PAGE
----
Dear Liz: I have four credit cards with balances that are $800 to $1,200 below the cards’ credit limits. The lowest limit is $1,500 and the highest is $4,000.
Earlier this year I received a notice that my interest rate on one was jumping to 31.99%. Then I got a letter from the same bank saying that because I was so close to my limit, it was closing my credit card. I was $950 below my limit of $4,000, plus I had not used this card in four months.
Because I feel this is an unfair move, I want to report this bank and have it documented that it closed my account. I’m not sure where to go to do this. Any suggestions? By the way, how does this closure affect my credit score?
Answer: Using most of your available credit is a bad, bad thing.
It’s always been bad for your credit scores, which tend to dive the closer you get to your limits. But these days it’s also bad for your relationship with your credit card issuers. In the past, they may have been willing to overlook maxed-out cards. Now they’re fleeing risk and looking for any reason to dump customers they think are more likely to default.
The fact that you haven’t missed a payment so far isn’t actually relevant here. People who use most of their available credit are statistically more likely to default. That’s why it’s prudent to use as little of your credit as possible — less than 30% of each limit is good; less than 10% is better. (That’s true even if you pay off your balances in full because what gets reported to the credit bureaus, and used to calculate your credit scores, is typically the balance from your last credit card statement.)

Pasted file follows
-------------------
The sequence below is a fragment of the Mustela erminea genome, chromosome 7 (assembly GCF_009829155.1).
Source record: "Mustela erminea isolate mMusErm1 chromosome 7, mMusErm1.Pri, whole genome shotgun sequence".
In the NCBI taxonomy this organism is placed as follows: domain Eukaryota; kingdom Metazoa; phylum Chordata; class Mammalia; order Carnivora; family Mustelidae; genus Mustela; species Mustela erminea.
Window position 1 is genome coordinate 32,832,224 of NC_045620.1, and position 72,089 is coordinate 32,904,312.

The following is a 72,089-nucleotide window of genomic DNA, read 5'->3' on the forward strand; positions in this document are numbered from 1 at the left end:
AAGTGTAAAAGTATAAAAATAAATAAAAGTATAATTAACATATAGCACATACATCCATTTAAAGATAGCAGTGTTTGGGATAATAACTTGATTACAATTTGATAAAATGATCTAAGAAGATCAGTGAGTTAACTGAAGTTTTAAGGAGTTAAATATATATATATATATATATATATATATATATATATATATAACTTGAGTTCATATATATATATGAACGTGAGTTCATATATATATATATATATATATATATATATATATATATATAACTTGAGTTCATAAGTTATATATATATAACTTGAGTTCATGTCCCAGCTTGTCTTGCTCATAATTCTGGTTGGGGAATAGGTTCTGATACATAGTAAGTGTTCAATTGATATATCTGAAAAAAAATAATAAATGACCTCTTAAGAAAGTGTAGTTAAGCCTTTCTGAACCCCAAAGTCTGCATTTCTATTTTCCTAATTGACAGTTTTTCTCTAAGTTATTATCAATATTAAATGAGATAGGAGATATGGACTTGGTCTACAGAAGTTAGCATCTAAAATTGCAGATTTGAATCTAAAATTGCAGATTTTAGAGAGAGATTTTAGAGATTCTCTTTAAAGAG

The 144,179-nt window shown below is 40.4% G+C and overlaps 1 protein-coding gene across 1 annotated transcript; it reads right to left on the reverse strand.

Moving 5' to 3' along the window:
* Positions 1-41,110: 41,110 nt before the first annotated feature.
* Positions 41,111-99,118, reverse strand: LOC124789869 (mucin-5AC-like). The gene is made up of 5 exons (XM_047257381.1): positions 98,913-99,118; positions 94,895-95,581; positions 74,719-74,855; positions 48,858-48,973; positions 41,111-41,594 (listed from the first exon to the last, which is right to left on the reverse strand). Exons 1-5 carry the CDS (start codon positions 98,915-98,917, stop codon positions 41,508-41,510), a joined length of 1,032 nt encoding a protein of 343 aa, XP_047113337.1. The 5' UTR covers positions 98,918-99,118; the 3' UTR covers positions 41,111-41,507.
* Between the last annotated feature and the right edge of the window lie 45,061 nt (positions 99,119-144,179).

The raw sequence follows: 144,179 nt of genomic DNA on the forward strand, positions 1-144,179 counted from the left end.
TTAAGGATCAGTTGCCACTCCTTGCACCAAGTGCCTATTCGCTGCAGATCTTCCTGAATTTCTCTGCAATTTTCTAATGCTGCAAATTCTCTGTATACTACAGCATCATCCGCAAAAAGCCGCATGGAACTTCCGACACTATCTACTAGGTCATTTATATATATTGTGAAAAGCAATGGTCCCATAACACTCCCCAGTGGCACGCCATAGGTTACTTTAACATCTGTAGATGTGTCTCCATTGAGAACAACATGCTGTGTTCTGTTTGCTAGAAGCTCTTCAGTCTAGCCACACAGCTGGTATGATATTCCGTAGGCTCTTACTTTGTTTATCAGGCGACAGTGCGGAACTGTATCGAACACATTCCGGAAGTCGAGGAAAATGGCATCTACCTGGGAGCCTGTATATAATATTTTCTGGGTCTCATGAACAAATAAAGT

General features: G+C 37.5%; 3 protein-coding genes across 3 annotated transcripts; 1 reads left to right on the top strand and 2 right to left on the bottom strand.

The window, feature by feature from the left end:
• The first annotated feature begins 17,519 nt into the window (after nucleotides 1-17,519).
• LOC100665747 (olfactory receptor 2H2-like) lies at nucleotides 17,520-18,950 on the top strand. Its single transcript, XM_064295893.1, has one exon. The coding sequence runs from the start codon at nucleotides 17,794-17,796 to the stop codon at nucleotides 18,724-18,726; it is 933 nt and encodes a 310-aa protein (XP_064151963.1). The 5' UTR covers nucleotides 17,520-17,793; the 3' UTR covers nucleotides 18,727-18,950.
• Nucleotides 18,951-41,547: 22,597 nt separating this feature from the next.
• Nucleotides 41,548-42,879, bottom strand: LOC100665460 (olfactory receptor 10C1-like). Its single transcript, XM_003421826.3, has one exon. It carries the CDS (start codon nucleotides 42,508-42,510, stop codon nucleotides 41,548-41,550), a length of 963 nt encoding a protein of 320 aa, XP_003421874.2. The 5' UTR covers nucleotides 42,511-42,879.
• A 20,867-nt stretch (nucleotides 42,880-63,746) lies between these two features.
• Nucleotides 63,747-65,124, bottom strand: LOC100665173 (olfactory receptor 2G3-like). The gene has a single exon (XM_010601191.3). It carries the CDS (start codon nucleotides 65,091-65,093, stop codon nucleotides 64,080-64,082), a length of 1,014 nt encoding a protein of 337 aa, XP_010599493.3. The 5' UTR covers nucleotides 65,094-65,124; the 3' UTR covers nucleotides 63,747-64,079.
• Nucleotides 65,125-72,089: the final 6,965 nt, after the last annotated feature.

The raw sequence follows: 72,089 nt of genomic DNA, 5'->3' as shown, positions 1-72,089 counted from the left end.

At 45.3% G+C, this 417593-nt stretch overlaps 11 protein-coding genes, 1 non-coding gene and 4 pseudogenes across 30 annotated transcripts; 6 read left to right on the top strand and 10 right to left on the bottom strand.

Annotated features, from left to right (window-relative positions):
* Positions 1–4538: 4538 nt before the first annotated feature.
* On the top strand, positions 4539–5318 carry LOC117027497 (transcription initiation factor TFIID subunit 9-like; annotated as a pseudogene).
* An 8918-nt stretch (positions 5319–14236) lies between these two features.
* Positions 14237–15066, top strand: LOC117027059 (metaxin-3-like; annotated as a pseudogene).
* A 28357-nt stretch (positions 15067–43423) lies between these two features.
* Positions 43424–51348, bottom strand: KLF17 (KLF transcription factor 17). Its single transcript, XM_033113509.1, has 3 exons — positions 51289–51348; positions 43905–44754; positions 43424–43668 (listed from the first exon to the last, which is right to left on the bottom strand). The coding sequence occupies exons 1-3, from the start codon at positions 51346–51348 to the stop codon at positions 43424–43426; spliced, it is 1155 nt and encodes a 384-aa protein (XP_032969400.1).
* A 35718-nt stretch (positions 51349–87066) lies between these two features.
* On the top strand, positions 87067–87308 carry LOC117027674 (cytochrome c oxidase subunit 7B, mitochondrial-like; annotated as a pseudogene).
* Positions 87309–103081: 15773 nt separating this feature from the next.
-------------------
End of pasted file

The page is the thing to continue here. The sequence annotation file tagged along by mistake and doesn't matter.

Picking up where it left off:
It’s impossible to predict the effect of this account closure on your credit score, but typically it isn’t good. Closures reduce your available credit, making your existing debt loom larger in credit-scoring formulas.
You can complain to the issuing bank’s regulator if you’d like, although you’ll need to do some research to find the appropriate agency. Large banks are often regulated by the Federal Reserve or the Office of the Comptroller of the Currency (the OCC regulates banks with “National” or the initials N.A. in their names). The Office of Thrift Supervision oversees thrifts, savings and loan associations and federally chartered savings banks, and the National Credit Union Assn. supervises credit unions.
Once you’ve fired off your complaint, though, focus your energy on repaying your debt and using your cards only as a convenience rather than as a way to live beyond your means. Carrying credit card debt has never been prudent, but these days it can be particularly hazardous to your financial health.